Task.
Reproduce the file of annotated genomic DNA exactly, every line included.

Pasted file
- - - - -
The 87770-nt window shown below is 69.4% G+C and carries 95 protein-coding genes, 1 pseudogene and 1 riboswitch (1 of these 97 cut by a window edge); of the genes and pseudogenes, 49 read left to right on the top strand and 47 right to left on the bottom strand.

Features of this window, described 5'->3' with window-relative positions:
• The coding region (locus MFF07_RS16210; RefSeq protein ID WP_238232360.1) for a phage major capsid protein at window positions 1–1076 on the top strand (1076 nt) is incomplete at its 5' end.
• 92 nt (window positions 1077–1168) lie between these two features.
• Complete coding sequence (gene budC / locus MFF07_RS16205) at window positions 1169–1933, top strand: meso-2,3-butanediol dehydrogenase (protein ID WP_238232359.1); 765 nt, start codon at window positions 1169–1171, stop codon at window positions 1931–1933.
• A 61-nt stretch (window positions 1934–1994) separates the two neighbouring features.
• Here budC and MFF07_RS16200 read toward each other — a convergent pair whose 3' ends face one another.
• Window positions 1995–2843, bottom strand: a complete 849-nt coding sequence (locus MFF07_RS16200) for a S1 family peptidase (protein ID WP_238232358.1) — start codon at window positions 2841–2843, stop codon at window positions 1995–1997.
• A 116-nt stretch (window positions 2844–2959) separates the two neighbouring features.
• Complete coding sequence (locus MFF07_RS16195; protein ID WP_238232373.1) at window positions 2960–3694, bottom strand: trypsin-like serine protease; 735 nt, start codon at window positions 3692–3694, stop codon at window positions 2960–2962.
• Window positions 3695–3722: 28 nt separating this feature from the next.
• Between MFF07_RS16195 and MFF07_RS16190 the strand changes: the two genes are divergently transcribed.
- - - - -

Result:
The 87770-nt window shown below is 69.4% G+C and carries 95 protein-coding genes, 1 pseudogene and 1 riboswitch (1 of these 97 cut by a window edge); of the genes and pseudogenes, 49 read left to right on the top strand and 47 right to left on the bottom strand.

Features of this window, described 5'->3' with window-relative positions:
• The coding region (locus MFF07_RS16210; RefSeq protein ID WP_238232360.1) for a phage major capsid protein at window positions 1–1076 on the top strand (1076 nt) is incomplete at its 5' end.
• 92 nt (window positions 1077–1168) lie between these two features.
• Complete coding sequence (gene budC / locus MFF07_RS16205) at window positions 1169–1933, top strand: meso-2,3-butanediol dehydrogenase (protein ID WP_238232359.1); 765 nt, start codon at window positions 1169–1171, stop codon at window positions 1931–1933.
• A 61-nt stretch (window positions 1934–1994) separates the two neighbouring features.
• Here budC and MFF07_RS16200 read toward each other — a convergent pair whose 3' ends face one another.
• Window positions 1995–2843, bottom strand: a complete 849-nt coding sequence (locus MFF07_RS16200) for a S1 family peptidase (protein ID WP_238232358.1) — start codon at window positions 2841–2843, stop codon at window positions 1995–1997.
• A 116-nt stretch (window positions 2844–2959) separates the two neighbouring features.
• Complete coding sequence (locus MFF07_RS16195; protein ID WP_238232373.1) at window positions 2960–3694, bottom strand: trypsin-like serine protease; 735 nt, start codon at window positions 3692–3694, stop codon at window positions 2960–2962.
• Window positions 3695–3722: 28 nt separating this feature from the next.
• Between MFF07_RS16195 and MFF07_RS16190 the strand changes: the two genes are divergently transcribed.